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Publication numberUS5473498 A
Publication typeGrant
Application numberUS 08/083,415
Publication dateDec 5, 1995
Filing dateJun 28, 1993
Priority dateJun 28, 1993
Fee statusLapsed
Publication number08083415, 083415, US 5473498 A, US 5473498A, US-A-5473498, US5473498 A, US5473498A
InventorsDavid L. Krett
Original AssigneeRockwell International Corporation
Export CitationBiBTeX, EndNote, RefMan
External Links: USPTO, USPTO Assignment, Espacenet
Power amplifier over-voltage protection circuit
US 5473498 A
An apparatus and method of accomplishing over-voltage protection for variable power levels and frequency applications including the microwave range. Clamping means are provided that instantaneously absorb over-voltage conditions for a brief period while simultaneously providing feedback control of a driver signal to reduce the source of the over-voltage condition.
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I claim:
1. A method of providing over-voltage protection in an integrated circuit device at variable power levels and microwave frequencies comprising the following steps:
sensing the power level of an applied signal;
determining if the power level exceeds desired operating parameters;
clamping excess voltage in order to provide instantaneous protection to the integrated circuit device from the excess voltage; and
generating a control signal to a source driver thereby reducing the value of the applied signal.

The invention relates to over-voltage circuitry and more specifically to transistor over-voltage circuitry.

Electrical circuitry utilized in a variety of applications is designed to satisfy certain operational characteristics such as voltage and current values. Naturally, inherent limitations exist in the associated circuitry that must be carefully adhered to in order to avoid failure. Typically, additional components that absorb excess voltage are used to protect main circuitry devices. Alternatively, a variety of cut-off devices that temporarily unload the protected circuit while excess power dissipates have also been proposed. Other variations, usually focusing upon tolling the input of absorbing the output are also known.

RF power amplifiers perform well when their outputs are properly terminated. In conditions of infinite VSWR (open or short circuited) the output transistors fail unless properly protected. Circulator devices located between the power amplifier and the RF output port insure a proper output load. Unfortunately, circulators are not practical at lower RF frequencies thus necessitating the use of push-pull amplifiers in order to provide over-voltage protection. The push-pull amplifier solution is ill-suited for applications involving multiple octaves and low power level.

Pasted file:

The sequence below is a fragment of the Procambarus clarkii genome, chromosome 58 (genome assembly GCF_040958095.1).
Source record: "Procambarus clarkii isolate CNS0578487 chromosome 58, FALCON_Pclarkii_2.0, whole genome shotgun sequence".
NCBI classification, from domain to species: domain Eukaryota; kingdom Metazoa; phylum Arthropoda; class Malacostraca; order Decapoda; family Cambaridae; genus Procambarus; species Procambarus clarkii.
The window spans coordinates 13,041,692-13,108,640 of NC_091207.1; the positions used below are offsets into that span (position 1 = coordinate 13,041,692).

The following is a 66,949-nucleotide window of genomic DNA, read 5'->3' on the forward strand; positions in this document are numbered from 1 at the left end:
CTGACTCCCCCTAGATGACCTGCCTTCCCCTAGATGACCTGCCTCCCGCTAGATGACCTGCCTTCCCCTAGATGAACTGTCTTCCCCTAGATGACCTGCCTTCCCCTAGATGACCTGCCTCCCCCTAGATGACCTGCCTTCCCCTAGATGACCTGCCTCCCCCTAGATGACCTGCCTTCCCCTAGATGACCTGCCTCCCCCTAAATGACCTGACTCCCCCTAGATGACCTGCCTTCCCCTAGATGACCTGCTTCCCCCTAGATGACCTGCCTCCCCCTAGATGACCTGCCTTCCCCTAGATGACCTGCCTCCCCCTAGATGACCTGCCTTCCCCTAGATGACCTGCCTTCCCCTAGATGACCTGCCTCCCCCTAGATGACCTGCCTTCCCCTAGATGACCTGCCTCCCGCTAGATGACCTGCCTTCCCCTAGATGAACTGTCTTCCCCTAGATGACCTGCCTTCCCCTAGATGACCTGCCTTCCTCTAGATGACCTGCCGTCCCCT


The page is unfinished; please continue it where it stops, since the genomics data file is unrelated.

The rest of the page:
Thus, there currently exists a need for improved over-voltage protection means in specialized applications.


The present invention contemplates an apparatus and method of accomplishing over-voltage protection for certain applications primarily concerned with low RF frequencies of multiple octaves at high power levels.

Clamping means are provided that instantaneously absorb over-voltage conditions for a brief period while simultaneously providing feedback control of a driver signal to reduce the source of the over-voltage condition.

One embodiment of the present invention is implemented in an RF power amplifier circuit of low wattage and low frequency, poorly suited for prior art methods of over-voltage protection. Switching means, such as a PNP transistor, is coupled to clamping means, comprised of a zener diode device, which provides short-term correction of the over-voltage condition while feedback means that may include additional switching means provides feedback control of the driver signal in an effort to prevent continued over-voltage conditions.

It is therefore an object of the present invention to provide an apparatus and method for providing over-voltage protection to various circuit applications.

It is a feature of the present invention to monitor the output and utilize clamping means for protecting the underlying circuitry.

It is yet another feature of the present invention to provide circuit driver feedback control in over-voltage situations.

It is an advantage of the present invention to provide a low cost highly efficient means of providing over-voltage protection in power amplifier devices.

These and other objects, features and advantages are disclosed and claimed in the specification, figures and claims of the present application.


FIG. 1 is a block diagram of a transmitter system incorporating the teachings of the present invention.

FIG. 2 is a schematic diagram of an over-voltage protection circuit incorporating the teachings of the present invention.

FIG. 3 is a schematic diagram of a dual switched over-voltage protection circuit incorporating the teachings of the present invention.

FIG. 4 is a schematic diagram of an alternate embodiment of a dual switched over-voltage protection circuit incorporating the teachings of the present invention.


Referring now to the drawings wherein like items are referenced as such throughout, FIG. 1 illustrates a block diagram of certain portions of a communication system incorporating the teachings of the present invention. An exciter 10 generates an RF input signal that is coupled to power amplifier means 12 that includes over-voltage protection means 13. The power amplifier means 12 has two outputs, a first output 14 consisting of an RF output signal coupled to antenna means 16 and a second output 18 consisting of the sensed voltage across a given resistance means. The second output 18 is coupled through automatic-level-control (ALC) means 20 and looped back into the exciter 10. The ALC means 20 reduces the RF input level to the amplifier means 12, once a predetermined threshold has been met or exceeded.